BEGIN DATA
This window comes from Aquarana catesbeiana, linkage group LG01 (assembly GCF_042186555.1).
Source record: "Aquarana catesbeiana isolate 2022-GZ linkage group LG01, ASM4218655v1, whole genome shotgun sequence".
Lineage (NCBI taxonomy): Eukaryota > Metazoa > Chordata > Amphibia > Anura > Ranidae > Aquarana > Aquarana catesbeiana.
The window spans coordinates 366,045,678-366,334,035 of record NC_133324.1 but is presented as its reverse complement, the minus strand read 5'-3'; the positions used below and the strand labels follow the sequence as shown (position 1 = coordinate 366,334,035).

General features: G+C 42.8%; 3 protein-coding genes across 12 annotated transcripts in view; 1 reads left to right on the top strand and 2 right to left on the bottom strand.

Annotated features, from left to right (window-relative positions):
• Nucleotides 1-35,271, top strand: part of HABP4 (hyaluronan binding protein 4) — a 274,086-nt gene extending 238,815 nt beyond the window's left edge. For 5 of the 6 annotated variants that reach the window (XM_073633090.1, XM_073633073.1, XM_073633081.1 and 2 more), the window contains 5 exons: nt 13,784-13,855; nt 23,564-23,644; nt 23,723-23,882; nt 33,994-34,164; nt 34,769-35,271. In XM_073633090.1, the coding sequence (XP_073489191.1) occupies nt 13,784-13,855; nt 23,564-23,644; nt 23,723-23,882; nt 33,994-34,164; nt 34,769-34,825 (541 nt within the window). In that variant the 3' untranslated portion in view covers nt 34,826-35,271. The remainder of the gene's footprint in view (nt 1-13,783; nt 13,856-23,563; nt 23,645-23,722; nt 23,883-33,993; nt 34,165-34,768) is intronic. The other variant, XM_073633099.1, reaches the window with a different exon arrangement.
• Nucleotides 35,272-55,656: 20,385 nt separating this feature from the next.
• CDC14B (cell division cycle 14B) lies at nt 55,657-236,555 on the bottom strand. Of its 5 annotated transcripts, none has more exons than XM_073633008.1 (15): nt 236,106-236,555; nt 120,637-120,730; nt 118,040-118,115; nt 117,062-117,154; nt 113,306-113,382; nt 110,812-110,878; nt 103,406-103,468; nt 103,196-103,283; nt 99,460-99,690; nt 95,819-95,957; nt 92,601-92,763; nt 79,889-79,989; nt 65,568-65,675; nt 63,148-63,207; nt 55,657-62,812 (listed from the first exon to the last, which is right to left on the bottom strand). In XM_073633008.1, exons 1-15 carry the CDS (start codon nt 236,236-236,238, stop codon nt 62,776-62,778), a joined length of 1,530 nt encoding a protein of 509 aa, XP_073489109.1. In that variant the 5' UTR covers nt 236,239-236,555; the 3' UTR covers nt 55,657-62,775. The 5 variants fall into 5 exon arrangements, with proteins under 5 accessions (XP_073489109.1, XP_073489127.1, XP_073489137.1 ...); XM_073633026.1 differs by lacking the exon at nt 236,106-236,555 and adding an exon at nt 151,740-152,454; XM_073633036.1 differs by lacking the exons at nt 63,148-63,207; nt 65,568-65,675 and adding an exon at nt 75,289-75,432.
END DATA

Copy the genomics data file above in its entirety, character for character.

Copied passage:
This window comes from Aquarana catesbeiana, linkage group LG01 (assembly GCF_042186555.1).
Source record: "Aquarana catesbeiana isolate 2022-GZ linkage group LG01, ASM4218655v1, whole genome shotgun sequence".
Lineage (NCBI taxonomy): Eukaryota > Metazoa > Chordata > Amphibia > Anura > Ranidae > Aquarana > Aquarana catesbeiana.
The window spans coordinates 366,045,678-366,334,035 of record NC_133324.1 but is presented as its reverse complement, the minus strand read 5'-3'; the positions used below and the strand labels follow the sequence as shown (position 1 = coordinate 366,334,035).

General features: G+C 42.8%; 3 protein-coding genes across 12 annotated transcripts in view; 1 reads left to right on the top strand and 2 right to left on the bottom strand.

Annotated features, from left to right (window-relative positions):
• Nucleotides 1-35,271, top strand: part of HABP4 (hyaluronan binding protein 4) — a 274,086-nt gene extending 238,815 nt beyond the window's left edge. For 5 of the 6 annotated variants that reach the window (XM_073633090.1, XM_073633073.1, XM_073633081.1 and 2 more), the window contains 5 exons: nt 13,784-13,855; nt 23,564-23,644; nt 23,723-23,882; nt 33,994-34,164; nt 34,769-35,271. In XM_073633090.1, the coding sequence (XP_073489191.1) occupies nt 13,784-13,855; nt 23,564-23,644; nt 23,723-23,882; nt 33,994-34,164; nt 34,769-34,825 (541 nt within the window). In that variant the 3' untranslated portion in view covers nt 34,826-35,271. The remainder of the gene's footprint in view (nt 1-13,783; nt 13,856-23,563; nt 23,645-23,722; nt 23,883-33,993; nt 34,165-34,768) is intronic. The other variant, XM_073633099.1, reaches the window with a different exon arrangement.
• Nucleotides 35,272-55,656: 20,385 nt separating this feature from the next.
• CDC14B (cell division cycle 14B) lies at nt 55,657-236,555 on the bottom strand. Of its 5 annotated transcripts, none has more exons than XM_073633008.1 (15): nt 236,106-236,555; nt 120,637-120,730; nt 118,040-118,115; nt 117,062-117,154; nt 113,306-113,382; nt 110,812-110,878; nt 103,406-103,468; nt 103,196-103,283; nt 99,460-99,690; nt 95,819-95,957; nt 92,601-92,763; nt 79,889-79,989; nt 65,568-65,675; nt 63,148-63,207; nt 55,657-62,812 (listed from the first exon to the last, which is right to left on the bottom strand). In XM_073633008.1, exons 1-15 carry the CDS (start codon nt 236,236-236,238, stop codon nt 62,776-62,778), a joined length of 1,530 nt encoding a protein of 509 aa, XP_073489109.1. In that variant the 5' UTR covers nt 236,239-236,555; the 3' UTR covers nt 55,657-62,775. The 5 variants fall into 5 exon arrangements, with proteins under 5 accessions (XP_073489109.1, XP_073489127.1, XP_073489137.1 ...); XM_073633026.1 differs by lacking the exon at nt 236,106-236,555 and adding an exon at nt 151,740-152,454; XM_073633036.1 differs by lacking the exons at nt 63,148-63,207; nt 65,568-65,675 and adding an exon at nt 75,289-75,432.